Air pollution linked to higher chance of irreversible eye loss find a long term study

Air pollution is associated with an increased risk of progressive and irreversible sight loss, known as age-related macular degeneration (AMD), according to a long-term study that could pave the way for new treatment options for the disorder. The researchers, including those from the University College London, UK, noted that AMD is the leading cause of irreversible blindness among the over 50s in high-income countries, with the numbers of those affected projected to reach 300 million by 2040. Known risk factors include older age, smoking, and genetic make-up, they said.

Given that ambient air pollution is associated with heightened risks of heart and respiratory diseases, the study, published in the British Journal of Ophthalmology, analysed if it might also be associated with a heightened risk of AMD.

The researchers drew on data from 115,954 UK Biobank (UKBB) study participants aged 40-69 with no eye problems at the start of this study in 2006. Measures of ambient air pollution included those for particulate matter (PM2.5), nitrogen dioxide (NO2), and nitrogen oxides (NOx). Of the total number of study participants, 1,286 were diagnosed with AMD, according to the researchers.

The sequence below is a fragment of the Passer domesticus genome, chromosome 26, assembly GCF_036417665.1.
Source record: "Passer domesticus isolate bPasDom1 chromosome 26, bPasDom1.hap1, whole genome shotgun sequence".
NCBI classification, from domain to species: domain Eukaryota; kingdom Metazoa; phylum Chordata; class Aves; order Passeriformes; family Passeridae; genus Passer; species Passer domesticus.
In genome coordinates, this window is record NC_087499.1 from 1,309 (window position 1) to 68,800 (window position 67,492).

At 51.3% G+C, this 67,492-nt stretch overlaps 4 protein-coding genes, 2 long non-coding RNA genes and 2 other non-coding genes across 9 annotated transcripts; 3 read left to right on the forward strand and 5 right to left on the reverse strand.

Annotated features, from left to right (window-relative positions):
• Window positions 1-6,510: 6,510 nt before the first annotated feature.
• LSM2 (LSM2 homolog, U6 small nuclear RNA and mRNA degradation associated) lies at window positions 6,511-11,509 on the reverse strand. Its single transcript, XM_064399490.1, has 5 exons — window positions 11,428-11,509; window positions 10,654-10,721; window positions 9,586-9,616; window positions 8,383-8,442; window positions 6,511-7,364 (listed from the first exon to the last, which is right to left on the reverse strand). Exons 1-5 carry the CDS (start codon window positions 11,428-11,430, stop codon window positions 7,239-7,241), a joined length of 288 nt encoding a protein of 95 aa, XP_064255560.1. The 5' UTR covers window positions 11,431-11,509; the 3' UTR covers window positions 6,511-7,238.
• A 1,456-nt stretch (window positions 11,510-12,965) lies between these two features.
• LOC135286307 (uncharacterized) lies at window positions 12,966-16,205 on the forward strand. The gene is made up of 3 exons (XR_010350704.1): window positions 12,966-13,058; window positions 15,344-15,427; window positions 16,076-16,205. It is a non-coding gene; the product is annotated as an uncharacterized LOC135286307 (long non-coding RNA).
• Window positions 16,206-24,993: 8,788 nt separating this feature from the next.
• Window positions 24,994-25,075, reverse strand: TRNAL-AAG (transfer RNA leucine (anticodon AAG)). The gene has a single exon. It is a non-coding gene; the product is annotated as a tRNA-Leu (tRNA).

Among the 52,602 people whose eyes had been assessed, 75 percent of those with a clinical diagnosis of AMD had signs of AMD on retinal imaging compared to only 12 percent of those without a clinical diagnosis of AMD, they said.

Analysis of the data showed that higher fine particulate matter (PM2.5 ) exposure was associated with a higher (eight percent) risk of AMD, while all other pollutants, except coarse particulate matter, were associated with changes in retinal structure.

The researchers noted that it is an observational study, and as such, can’t establish the cause, adding the findings, however, echo those found elsewhere in the world. They suggest ambient air pollution could plausibly be associated with AMD through oxidative stress or inflammation.

“Overall, our findings suggest that ambient air pollution, especially fine particulate matter or those of combustion-related particles, may affect AMD risk,” the researchers noted.




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